Talks open in new Mideast peace bid
Israelis and Palestinians have opened their first formal peace talks in the region in nearly five years, in a new push to end decades of conflict.
The two sides, seeking to maintain secrecy around their talks, said little about the meeting.
The Israeli government released a brief video showing the chief negotiators, Yitzhak Molcho and Tzipi Livni of Israel and Saeb Erekat of the Palestinians, shaking hands in an undisclosed location. An Israeli official would only say the meeting took place in Jerusalem.
The meeting capped months of intense diplomacy by US Secretary of State John Kerry, who has visited the region six times since taking office in a push to restart talks.
Both sides have low expectations as they head into the third attempt since 2000 to agree on the terms of creating a Palestinian state alongside Israel.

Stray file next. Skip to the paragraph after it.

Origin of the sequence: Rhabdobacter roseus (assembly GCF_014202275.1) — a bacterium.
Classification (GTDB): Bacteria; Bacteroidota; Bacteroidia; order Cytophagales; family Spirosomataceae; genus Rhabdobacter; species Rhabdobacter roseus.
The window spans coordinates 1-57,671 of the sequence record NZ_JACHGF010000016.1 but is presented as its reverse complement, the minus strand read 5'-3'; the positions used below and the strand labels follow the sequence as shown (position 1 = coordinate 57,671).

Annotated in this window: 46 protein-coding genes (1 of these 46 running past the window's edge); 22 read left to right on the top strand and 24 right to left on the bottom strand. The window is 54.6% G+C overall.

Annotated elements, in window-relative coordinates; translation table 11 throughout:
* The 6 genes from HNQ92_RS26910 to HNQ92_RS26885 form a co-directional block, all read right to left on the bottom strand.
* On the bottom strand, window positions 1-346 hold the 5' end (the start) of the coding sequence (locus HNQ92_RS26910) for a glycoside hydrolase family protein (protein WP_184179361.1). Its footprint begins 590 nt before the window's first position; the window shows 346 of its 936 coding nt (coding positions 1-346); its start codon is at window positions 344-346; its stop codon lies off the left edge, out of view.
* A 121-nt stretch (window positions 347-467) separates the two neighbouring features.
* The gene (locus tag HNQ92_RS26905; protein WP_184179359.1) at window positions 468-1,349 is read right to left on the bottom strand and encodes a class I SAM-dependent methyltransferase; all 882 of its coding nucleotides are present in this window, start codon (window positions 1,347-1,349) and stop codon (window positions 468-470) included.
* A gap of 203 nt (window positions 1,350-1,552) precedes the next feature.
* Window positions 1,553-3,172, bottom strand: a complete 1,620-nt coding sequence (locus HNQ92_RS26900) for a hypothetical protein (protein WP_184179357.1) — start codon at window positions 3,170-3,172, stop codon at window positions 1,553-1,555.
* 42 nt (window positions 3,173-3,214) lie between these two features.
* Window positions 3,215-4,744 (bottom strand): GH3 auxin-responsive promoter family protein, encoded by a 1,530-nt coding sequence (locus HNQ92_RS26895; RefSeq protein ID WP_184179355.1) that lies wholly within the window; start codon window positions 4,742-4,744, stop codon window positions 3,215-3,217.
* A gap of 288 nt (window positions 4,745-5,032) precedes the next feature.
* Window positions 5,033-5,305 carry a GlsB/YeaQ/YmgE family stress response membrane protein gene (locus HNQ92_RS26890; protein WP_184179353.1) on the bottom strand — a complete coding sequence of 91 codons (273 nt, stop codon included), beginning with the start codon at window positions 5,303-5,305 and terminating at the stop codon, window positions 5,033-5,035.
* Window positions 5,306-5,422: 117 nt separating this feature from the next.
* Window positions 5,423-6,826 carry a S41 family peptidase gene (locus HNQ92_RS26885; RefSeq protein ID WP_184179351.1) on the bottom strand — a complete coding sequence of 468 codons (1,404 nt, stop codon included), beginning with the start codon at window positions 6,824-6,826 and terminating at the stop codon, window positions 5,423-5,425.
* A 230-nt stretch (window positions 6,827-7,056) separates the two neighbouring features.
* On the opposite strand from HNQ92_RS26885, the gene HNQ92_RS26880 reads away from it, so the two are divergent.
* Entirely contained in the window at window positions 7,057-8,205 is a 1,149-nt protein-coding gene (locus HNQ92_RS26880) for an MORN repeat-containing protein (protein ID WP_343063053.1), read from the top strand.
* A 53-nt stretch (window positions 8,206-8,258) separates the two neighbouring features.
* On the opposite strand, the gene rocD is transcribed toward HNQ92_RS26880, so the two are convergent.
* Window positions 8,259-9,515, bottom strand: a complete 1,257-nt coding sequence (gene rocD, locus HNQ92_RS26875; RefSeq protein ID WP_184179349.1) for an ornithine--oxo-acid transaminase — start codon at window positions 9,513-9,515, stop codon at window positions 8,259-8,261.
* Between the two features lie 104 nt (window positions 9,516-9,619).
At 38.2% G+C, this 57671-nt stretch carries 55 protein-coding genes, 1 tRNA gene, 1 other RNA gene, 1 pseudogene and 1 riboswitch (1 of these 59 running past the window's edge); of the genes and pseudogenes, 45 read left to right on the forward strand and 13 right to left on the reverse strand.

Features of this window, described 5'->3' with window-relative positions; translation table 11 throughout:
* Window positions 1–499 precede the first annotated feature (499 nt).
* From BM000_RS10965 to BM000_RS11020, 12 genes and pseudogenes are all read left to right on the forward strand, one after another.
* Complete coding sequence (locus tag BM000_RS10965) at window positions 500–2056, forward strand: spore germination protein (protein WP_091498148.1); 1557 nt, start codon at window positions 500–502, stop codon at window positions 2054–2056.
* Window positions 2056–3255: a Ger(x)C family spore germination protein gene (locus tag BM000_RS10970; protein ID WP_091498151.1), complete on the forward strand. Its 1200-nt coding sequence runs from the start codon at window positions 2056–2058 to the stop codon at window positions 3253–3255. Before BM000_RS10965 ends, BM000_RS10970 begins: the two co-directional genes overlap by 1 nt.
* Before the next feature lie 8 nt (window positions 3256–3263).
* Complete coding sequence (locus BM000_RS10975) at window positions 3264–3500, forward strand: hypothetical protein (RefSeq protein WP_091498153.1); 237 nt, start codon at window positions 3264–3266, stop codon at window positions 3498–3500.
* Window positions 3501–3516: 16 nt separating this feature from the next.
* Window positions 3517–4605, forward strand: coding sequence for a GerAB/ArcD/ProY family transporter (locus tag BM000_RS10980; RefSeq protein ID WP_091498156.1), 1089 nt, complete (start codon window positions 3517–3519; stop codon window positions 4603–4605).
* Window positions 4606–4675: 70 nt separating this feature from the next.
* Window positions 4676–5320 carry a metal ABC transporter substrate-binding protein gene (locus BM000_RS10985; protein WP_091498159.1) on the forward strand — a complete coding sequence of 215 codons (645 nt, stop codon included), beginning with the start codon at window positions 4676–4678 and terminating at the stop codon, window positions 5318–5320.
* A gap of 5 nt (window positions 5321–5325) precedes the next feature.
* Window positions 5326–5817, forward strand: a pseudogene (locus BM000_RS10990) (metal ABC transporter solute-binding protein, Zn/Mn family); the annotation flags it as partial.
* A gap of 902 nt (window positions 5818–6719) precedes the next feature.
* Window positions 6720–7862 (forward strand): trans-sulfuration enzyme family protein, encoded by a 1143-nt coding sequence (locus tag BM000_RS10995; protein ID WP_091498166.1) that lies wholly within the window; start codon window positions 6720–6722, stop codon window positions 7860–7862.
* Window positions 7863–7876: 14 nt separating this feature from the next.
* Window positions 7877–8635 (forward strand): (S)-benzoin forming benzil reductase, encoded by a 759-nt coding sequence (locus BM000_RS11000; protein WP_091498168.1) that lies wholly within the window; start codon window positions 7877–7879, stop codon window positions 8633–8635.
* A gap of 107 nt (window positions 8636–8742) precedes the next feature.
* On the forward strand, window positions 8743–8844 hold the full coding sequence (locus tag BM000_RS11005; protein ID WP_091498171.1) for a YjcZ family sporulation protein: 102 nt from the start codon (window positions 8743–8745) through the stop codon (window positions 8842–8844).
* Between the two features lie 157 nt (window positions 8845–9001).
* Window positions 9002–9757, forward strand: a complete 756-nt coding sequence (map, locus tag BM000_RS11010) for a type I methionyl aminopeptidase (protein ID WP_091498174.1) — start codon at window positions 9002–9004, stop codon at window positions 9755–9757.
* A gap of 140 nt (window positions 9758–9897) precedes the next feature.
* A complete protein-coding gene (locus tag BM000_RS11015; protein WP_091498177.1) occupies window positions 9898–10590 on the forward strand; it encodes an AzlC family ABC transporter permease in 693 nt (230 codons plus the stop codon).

The meeting came hours after Israel released 26 Palestinian prisoners in a bid to bring the Palestinians back to the table. Israel is expected to free a total of 104 long-serving prisoners as the talks progress in the coming months.
The talks have already been clouded by Israeli plans to build more than 3,000 new homes in Jewish settlements on occupied land sought for the Palestinian state.
Ahead of the meeting, a senior Palestinian official, Yasser Abed Rabbo, warned the talks could collapse at "any time" over Israeli settlement building. Hard-line Israeli politicians have vowed to fight any major concessions made by Prime Minister Benjamin Netanyahu.
Deputy Defence Minister Danny Danon, from Mr Netanyahu's Likud Party, said such an agreement "will not win support, not just from me, but also from the Likud and, I think, most of the nation."
The Palestinians want a state in the West Bank, Gaza and east Jerusalem, lands Israel captured in 1967.